Last night, the Astros announced the acquisition of Miguel Tejada, in exchange for what might have been the top pitching prospects in the organization, Troy Patton and Matt Albers, alongside Luke Scott and some other young hopefuls to the Baltimore Orioles. Adam Everett is now a Minnesota Twin.
24 hours later, here comes George Mitchell and his report. We have a massive storm surrounding us.
Tejada is now one of the major players in a 400-page-plus report which links more than 80 bigleaguers, both active and retired, in a sordid secret operation indirectly supported with the silence from teams, owners, teammates, coaches. In a nutshell, all of those who turned their backs on this issue using the hush-hush nature of the baseball subculture as an excuse.
Now, Tejada should explain all about a check for over 3,000 dollars issued to a former teammate, who was the missing link between him and a former clubhouse attendant at the New York Mets who carried the operation and was allegedly the provider for several Major Leaguers, from Roger Clemens down to some journeymen.
And that’s not all. We’re also dealing with the supposed Vitamin B12 shots Tejada imported from the Dominican Republic. That 2005 meeting in which both MLB and MLBPA officials asked him to stop injecting himself such vitamin shots.
Mitchell wonders, what was a ballplayer doing injecting himself in a locker room?
Mitchell also reveals us an email exchange between Rangers owner Tom Hicks and his GM, Jon Daniels, in which the latter expressed his concern over Tejada’s diminishing performance; and concluded it could be because he stopped using steroids. With that problem lingering over "la Guagua", he wasn’t all that interested in him.
There’s also the accusations against Roger Clemens and Andy Pettitte, detailed enough in an already extensive report which many have tried to devour and understand just today.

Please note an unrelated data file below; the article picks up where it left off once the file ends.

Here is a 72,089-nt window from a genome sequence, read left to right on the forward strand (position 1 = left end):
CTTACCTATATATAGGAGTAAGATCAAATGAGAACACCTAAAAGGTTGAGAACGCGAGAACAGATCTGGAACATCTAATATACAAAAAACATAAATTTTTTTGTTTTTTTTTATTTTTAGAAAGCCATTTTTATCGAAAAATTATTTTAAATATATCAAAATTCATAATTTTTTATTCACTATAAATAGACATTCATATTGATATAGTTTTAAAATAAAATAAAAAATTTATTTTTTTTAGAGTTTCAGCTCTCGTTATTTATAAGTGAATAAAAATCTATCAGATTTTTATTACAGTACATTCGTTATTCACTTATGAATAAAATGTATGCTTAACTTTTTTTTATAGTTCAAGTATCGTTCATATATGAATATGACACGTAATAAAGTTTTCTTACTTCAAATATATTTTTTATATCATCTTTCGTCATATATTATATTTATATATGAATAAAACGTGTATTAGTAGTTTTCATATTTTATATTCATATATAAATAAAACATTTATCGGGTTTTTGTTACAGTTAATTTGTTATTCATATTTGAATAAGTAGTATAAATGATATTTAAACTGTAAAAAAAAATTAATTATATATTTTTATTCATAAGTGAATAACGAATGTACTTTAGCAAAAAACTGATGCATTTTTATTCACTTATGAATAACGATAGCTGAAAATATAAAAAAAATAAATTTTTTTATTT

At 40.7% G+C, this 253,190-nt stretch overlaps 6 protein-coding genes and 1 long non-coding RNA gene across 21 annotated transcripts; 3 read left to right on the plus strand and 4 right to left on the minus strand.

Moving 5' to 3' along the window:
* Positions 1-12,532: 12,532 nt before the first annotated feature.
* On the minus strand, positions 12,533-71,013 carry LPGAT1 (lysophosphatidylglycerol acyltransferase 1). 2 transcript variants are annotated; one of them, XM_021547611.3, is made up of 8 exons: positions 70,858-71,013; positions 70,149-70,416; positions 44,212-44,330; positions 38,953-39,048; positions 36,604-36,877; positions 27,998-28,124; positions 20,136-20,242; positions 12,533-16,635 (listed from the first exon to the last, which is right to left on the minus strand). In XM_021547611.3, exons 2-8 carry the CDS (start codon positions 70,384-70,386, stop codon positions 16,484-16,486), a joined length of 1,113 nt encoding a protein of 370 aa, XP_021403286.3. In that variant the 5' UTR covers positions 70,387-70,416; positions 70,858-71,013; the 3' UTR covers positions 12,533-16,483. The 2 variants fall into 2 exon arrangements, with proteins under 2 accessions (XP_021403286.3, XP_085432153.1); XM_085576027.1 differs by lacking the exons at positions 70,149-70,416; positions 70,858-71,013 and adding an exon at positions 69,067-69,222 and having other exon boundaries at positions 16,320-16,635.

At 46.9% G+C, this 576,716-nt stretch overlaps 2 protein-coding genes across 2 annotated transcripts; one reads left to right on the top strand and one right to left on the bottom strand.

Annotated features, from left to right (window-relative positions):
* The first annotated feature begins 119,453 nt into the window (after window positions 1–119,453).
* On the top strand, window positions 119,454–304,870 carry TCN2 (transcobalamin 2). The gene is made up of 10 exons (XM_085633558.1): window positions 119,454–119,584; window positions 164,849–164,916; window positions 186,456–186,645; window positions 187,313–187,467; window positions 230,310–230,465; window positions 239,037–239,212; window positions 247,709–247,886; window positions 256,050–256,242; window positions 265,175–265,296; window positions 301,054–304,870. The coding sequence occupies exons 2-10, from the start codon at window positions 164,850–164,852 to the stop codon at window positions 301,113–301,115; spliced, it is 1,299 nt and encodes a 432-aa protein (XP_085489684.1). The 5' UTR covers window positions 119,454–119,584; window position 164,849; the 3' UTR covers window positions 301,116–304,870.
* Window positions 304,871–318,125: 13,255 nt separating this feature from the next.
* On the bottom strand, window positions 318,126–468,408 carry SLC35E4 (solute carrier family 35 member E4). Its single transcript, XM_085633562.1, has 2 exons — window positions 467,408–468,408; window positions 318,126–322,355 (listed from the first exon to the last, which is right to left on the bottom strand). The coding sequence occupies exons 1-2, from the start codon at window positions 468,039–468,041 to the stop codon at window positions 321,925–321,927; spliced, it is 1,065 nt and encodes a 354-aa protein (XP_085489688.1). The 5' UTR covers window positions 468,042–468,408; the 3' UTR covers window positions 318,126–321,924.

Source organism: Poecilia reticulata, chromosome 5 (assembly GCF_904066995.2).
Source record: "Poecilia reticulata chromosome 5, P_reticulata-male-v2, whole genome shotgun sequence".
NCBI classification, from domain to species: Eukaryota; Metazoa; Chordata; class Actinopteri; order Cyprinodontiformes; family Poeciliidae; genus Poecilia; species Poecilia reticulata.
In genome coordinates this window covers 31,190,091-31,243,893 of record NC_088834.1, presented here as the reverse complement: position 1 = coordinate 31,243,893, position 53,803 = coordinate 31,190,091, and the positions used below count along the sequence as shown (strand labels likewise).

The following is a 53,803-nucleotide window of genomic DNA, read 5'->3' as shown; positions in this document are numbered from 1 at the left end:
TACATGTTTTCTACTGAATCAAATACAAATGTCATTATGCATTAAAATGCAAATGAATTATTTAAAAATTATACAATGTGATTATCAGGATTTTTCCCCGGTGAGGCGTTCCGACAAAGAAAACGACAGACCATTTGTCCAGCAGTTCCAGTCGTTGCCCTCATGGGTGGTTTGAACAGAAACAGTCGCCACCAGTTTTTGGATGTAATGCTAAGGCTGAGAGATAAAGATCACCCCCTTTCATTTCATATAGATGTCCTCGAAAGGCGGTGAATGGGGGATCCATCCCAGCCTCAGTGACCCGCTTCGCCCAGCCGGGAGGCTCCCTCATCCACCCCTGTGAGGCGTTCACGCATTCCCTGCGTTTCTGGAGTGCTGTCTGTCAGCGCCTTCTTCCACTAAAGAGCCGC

And we have passages about the behavior and drug use of former (and late) Astro Ken Caminiti, which admitted taking illegal substances in a story for Sports Illustrated.
Many are trying to dismiss the Mitchell report’s effect for several reasons: Plenty of Yankees and few Red Sox in the list (Mitchell is a member of the Red Sox board of directors), that he only talks about the Radomski operation and there are no further details. And what about Barry Bonds?
Precisely Mitchell didn’t get any more details because of baseball’s secretive nature. This world is a very small one, and many of those involved in it know each other. It’s still a wealthy, yet small, industry. So it shouldn’t be weird that word of mouth spread between fellow ballplayers that this guy Radomski can bring you the goods.
This issue makes us all look bad. Teams, owners, baseball players, both who did wrong and those who helped do wrong with their silence. The Commisioner’s office, which acted because practically the issue was about to blow on their collective face. The Players’ Union, extending the use of legal minutiae to the point of excusing the unexcusable.
Even ourselves, the writers. Sometimes we help in glamorizing and giving these guys the impression they are above us all.
It’s time we all agree that we have to do something. Now. I don’t think it’s necessary to see yet another kid who died because, following the pros’ behavior, injected himself with God knows what.
We can only hope this is the starting point for an objective evaluation, in which those accused can defend themselves, something they denied themselves the right to do so while Mitchell was doing his investigation. And that baseball understands, once and for all, that its members are regular citizens with the same rights and duties all of us have.
It’s tough, I’ll tell ya. It’s hard to digest today’s developments. But it’s necessary so the right measures can be taken in a world in which being stronger and more competitive seems to be more important than life itself.